The Fish River Canyon (Afrikaans: Visrivier Canyon or Visrivier Kuil, German: Fischfluss Canyon), is located in the south of Namibia. It is the largest canyon in Africa, as well as the second most visited tourist attraction in Namibia. It features a gigantic ravine, in total about 100 miles (160 km) long, up to 27 km wide and in places almost 550 meters deep.
The Fish River is the longest interior river in Namibia. It cuts deep into the plateau which is today dry, stony and sparsely covered with hardy drought-resistant plants. The river flows intermittently, usually flooding in late summer; the rest of the year it becomes a chain of long narrow pools. At the lower end of the Fish River Canyon, the hot springs resort of Ai-Ais is situated.
Public view points are near Hobas, a camp site 70 km north of Ai-Ais. This part of the canyon is part of the Ai-Ais/Richtersveld Transfrontier Park. The other 90 km of this canyon are privately owned.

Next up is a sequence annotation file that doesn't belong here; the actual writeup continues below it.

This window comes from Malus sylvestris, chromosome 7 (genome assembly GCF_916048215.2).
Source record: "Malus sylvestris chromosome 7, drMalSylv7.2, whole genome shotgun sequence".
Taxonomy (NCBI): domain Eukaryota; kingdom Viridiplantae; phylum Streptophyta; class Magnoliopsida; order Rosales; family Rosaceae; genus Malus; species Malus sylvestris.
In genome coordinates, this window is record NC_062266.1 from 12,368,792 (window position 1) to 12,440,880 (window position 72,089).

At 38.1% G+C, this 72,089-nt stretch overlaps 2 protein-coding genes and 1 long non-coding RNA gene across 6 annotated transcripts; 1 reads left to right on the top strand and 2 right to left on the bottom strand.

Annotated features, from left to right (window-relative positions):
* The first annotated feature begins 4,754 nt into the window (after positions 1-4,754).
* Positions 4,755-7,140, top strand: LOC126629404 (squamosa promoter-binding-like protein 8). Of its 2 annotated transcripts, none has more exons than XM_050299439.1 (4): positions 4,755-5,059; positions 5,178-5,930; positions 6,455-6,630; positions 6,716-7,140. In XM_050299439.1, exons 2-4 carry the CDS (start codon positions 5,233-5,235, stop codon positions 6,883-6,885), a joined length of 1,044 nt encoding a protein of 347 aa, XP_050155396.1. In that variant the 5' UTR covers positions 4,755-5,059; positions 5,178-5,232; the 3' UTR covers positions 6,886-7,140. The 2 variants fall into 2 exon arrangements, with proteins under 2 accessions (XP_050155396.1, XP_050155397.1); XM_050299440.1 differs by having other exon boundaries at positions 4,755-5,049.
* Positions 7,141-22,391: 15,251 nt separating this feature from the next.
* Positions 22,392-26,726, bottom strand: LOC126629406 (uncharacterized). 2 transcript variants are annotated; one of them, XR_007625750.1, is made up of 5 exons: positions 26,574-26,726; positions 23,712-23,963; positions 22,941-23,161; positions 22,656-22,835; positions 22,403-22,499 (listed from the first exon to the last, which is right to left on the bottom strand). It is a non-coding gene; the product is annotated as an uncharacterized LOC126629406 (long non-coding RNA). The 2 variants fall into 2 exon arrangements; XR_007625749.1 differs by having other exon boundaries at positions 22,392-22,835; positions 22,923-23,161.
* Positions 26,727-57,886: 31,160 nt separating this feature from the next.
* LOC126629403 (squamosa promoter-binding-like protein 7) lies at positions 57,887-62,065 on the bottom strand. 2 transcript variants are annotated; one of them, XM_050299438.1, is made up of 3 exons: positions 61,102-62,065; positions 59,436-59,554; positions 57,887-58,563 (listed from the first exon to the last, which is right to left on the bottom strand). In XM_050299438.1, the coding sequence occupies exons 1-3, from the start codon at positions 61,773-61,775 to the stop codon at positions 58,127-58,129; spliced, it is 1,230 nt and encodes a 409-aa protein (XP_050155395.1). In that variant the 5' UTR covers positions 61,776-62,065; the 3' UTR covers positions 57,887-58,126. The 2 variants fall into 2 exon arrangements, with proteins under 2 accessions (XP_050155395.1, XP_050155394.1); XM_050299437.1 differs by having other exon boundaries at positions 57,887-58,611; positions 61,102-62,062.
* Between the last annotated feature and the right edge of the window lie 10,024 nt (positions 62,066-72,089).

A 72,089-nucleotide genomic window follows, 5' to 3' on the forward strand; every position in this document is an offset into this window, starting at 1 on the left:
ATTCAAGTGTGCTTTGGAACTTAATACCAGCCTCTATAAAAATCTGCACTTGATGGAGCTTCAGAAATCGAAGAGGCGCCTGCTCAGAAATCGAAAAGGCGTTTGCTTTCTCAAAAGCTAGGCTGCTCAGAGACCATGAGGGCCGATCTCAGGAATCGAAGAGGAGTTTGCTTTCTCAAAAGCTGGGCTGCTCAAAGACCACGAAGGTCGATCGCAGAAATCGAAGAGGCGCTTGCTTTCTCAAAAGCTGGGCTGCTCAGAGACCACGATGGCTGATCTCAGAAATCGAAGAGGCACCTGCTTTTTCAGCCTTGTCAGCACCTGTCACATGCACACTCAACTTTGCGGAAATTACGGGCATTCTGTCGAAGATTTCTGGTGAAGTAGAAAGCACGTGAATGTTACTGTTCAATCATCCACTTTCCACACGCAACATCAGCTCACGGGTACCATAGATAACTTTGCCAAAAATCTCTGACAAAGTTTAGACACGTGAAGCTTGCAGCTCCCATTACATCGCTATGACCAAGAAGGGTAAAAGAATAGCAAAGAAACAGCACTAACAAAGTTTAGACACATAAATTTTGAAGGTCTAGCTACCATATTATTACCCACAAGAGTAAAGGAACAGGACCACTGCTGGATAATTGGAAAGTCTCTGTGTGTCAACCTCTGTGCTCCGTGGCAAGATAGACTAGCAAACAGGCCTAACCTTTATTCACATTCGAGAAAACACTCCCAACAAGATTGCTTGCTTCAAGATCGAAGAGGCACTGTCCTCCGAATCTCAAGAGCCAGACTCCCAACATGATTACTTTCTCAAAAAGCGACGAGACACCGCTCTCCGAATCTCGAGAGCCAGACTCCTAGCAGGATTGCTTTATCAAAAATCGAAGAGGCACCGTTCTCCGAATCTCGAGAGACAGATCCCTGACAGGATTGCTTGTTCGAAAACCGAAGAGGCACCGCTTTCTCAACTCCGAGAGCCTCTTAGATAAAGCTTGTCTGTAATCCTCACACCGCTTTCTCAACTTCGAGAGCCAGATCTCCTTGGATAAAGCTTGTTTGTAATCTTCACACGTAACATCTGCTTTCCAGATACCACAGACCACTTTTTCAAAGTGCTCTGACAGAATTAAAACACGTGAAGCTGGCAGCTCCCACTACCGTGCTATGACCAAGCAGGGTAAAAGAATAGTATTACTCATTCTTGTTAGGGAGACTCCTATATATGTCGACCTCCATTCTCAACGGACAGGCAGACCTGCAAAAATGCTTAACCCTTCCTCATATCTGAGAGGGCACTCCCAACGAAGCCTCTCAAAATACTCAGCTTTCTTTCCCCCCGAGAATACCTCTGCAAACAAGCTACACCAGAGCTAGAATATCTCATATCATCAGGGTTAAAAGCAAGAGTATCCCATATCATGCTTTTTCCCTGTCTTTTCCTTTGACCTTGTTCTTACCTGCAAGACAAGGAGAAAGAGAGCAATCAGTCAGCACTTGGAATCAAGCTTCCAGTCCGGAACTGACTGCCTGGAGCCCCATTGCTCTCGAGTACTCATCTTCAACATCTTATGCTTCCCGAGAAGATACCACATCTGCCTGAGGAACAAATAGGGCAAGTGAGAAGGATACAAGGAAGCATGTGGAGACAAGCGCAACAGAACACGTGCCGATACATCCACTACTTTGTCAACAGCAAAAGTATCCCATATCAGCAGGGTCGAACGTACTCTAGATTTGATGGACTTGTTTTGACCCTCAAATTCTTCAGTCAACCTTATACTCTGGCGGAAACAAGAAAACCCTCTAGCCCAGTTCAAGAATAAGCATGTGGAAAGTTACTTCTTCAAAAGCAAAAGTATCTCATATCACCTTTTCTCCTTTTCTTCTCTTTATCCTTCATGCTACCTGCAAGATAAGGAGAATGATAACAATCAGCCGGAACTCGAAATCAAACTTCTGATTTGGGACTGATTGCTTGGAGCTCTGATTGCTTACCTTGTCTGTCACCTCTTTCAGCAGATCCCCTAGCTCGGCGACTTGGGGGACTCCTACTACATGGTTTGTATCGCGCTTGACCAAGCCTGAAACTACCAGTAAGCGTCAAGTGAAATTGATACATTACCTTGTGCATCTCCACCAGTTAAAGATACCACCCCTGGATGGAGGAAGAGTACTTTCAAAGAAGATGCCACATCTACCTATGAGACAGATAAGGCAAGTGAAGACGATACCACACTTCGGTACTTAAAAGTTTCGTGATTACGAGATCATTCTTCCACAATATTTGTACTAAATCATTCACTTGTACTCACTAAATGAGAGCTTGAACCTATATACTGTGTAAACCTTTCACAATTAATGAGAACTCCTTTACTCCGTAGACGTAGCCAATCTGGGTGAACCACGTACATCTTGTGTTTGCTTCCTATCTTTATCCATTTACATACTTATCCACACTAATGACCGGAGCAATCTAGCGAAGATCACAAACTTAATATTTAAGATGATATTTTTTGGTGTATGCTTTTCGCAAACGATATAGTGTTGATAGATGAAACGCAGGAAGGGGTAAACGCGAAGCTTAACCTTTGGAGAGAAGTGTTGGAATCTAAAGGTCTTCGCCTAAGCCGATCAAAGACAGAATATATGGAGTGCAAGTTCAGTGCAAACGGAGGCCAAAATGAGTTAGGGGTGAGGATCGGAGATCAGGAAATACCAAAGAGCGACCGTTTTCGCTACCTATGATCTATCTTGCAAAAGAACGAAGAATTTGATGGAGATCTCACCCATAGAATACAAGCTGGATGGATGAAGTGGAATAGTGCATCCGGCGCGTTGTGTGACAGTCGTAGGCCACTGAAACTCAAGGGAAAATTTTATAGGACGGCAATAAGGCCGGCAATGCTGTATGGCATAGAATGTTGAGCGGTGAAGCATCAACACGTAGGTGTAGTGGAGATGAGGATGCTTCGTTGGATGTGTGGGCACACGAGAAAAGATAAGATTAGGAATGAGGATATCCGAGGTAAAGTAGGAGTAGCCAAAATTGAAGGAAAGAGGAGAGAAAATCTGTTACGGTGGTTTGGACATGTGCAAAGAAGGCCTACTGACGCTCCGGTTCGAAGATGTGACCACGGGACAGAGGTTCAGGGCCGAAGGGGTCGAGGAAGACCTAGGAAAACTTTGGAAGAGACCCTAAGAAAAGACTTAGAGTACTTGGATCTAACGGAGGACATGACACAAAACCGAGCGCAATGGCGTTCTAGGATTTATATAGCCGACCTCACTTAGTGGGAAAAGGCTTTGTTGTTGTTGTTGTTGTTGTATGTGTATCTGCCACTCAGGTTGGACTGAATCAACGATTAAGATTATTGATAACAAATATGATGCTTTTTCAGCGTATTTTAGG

|Fish River Canyon - Fischfluss Canyon|
Panorama from Main View Point
|Area||5,900 km2 (2,300 sq mi)|
|Governing body||Ministry of Environment and Tourism|
The Fish River canyon consists of an upper canyon, where river erosion was inhibited by hard gneiss bedrocks, and a lower canyon formed after erosion had finally worn through the gneisses. Both parts have been declared a national monument in 1962.
Upstream, the river runs through horizontal dolomite strata; these metamorphic rocks formed part of the canyon. About 650 million years ago (Mya), plate movement formed a north-south graben, or lowered area, along which the ancient Fish River could flow and eventually erode a flat plain, which is today's upper canyon. Glaciation at around 300 Mya, part of the Dyka glaciation during the Karoo Ice Age, further deepened the canyon. About 60 Mya, South America and Africa separated (due to continental drift) and Africa rose significantly; the consequentially increased gradient of the Fish River enabled it to erode the lower canyon into the hard gneisses, forming the current deeply twisting, meandering system of the lower canyon.
|Fish River Canyon Hiking trail|
Wild Fig Bend
|Length||90 km |
|Location||Fish River Canyon|
|Trailheads||Hobas / Ai Ais|
|Use||Hiking / Trail running|
|Elevation gain/loss||620 m (Loss)|
|Highest point||840 m|
|Lowest point||220 m|
|Season||Winter in Southern Hemisphere|
|Months||1 May - 16 Sep|
|Sights||Spectacular scenery, wildlife|
|Hazards||Steep descent, boulders, rocks, deep sand, slippery river crossings, baboons, snakes, scorpions|